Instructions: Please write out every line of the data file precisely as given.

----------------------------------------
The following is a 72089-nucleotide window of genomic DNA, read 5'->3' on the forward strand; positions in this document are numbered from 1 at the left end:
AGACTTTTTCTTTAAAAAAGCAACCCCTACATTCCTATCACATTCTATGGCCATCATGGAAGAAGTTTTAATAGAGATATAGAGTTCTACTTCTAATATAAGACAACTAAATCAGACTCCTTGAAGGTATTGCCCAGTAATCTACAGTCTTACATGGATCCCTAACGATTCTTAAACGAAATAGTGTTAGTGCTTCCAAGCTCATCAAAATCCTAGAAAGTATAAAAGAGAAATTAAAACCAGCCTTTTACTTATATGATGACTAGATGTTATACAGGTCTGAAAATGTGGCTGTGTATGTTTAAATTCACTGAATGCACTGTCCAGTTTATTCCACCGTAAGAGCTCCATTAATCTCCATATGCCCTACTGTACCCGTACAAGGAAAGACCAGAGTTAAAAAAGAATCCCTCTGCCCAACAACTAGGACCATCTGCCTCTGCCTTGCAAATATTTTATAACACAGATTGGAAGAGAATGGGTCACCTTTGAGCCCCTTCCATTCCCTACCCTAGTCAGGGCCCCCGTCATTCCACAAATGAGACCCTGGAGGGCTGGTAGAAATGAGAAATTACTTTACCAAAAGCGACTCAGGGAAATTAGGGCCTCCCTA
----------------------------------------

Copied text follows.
The following is a 72089-nucleotide window of genomic DNA, read 5'->3' on the forward strand; positions in this document are numbered from 1 at the left end:
AGACTTTTTCTTTAAAAAAGCAACCCCTACATTCCTATCACATTCTATGGCCATCATGGAAGAAGTTTTAATAGAGATATAGAGTTCTACTTCTAATATAAGACAACTAAATCAGACTCCTTGAAGGTATTGCCCAGTAATCTACAGTCTTACATGGATCCCTAACGATTCTTAAACGAAATAGTGTTAGTGCTTCCAAGCTCATCAAAATCCTAGAAAGTATAAAAGAGAAATTAAAACCAGCCTTTTACTTATATGATGACTAGATGTTATACAGGTCTGAAAATGTGGCTGTGTATGTTTAAATTCACTGAATGCACTGTCCAGTTTATTCCACCGTAAGAGCTCCATTAATCTCCATATGCCCTACTGTACCCGTACAAGGAAAGACCAGAGTTAAAAAAGAATCCCTCTGCCCAACAACTAGGACCATCTGCCTCTGCCTTGCAAATATTTTATAACACAGATTGGAAGAGAATGGGTCACCTTTGAGCCCCTTCCATTCCCTACCCTAGTCAGGGCCCCCGTCATTCCACAAATGAGACCCTGGAGGGCTGGTAGAAATGAGAAATTACTTTACCAAAAGCGACTCAGGGAAATTAGGGCCTCCCTA